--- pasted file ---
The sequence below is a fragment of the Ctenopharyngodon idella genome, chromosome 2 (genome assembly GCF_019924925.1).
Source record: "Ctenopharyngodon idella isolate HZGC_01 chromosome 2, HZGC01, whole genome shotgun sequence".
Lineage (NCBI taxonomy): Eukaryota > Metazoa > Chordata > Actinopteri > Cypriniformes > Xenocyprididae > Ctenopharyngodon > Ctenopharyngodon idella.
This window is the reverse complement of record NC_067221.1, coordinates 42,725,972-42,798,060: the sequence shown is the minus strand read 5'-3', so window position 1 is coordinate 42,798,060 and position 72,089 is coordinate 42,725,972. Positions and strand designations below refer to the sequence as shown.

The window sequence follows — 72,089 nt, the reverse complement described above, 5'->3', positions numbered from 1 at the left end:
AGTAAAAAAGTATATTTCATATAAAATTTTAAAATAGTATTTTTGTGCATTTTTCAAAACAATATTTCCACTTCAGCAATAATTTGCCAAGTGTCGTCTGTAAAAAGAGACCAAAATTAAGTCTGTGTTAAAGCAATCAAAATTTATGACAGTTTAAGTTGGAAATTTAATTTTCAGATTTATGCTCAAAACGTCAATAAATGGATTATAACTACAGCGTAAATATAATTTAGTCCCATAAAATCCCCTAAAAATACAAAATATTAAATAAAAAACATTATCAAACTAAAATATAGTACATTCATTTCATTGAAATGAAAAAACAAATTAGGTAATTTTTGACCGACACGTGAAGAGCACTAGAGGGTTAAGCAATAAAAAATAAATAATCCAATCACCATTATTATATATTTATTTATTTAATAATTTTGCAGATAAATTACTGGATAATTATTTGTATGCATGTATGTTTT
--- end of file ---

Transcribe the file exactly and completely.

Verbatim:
The sequence below is a fragment of the Ctenopharyngodon idella genome, chromosome 2 (genome assembly GCF_019924925.1).
Source record: "Ctenopharyngodon idella isolate HZGC_01 chromosome 2, HZGC01, whole genome shotgun sequence".
Lineage (NCBI taxonomy): Eukaryota > Metazoa > Chordata > Actinopteri > Cypriniformes > Xenocyprididae > Ctenopharyngodon > Ctenopharyngodon idella.
This window is the reverse complement of record NC_067221.1, coordinates 42,725,972-42,798,060: the sequence shown is the minus strand read 5'-3', so window position 1 is coordinate 42,798,060 and position 72,089 is coordinate 42,725,972. Positions and strand designations below refer to the sequence as shown.

The window sequence follows — 72,089 nt, the reverse complement described above, 5'->3', positions numbered from 1 at the left end:
AGTAAAAAAGTATATTTCATATAAAATTTTAAAATAGTATTTTTGTGCATTTTTCAAAACAATATTTCCACTTCAGCAATAATTTGCCAAGTGTCGTCTGTAAAAAGAGACCAAAATTAAGTCTGTGTTAAAGCAATCAAAATTTATGACAGTTTAAGTTGGAAATTTAATTTTCAGATTTATGCTCAAAACGTCAATAAATGGATTATAACTACAGCGTAAATATAATTTAGTCCCATAAAATCCCCTAAAAATACAAAATATTAAATAAAAAACATTATCAAACTAAAATATAGTACATTCATTTCATTGAAATGAAAAAACAAATTAGGTAATTTTTGACCGACACGTGAAGAGCACTAGAGGGTTAAGCAATAAAAAATAAATAATCCAATCACCATTATTATATATTTATTTATTTAATAATTTTGCAGATAAATTACTGGATAATTATTTGTATGCATGTATGTTTT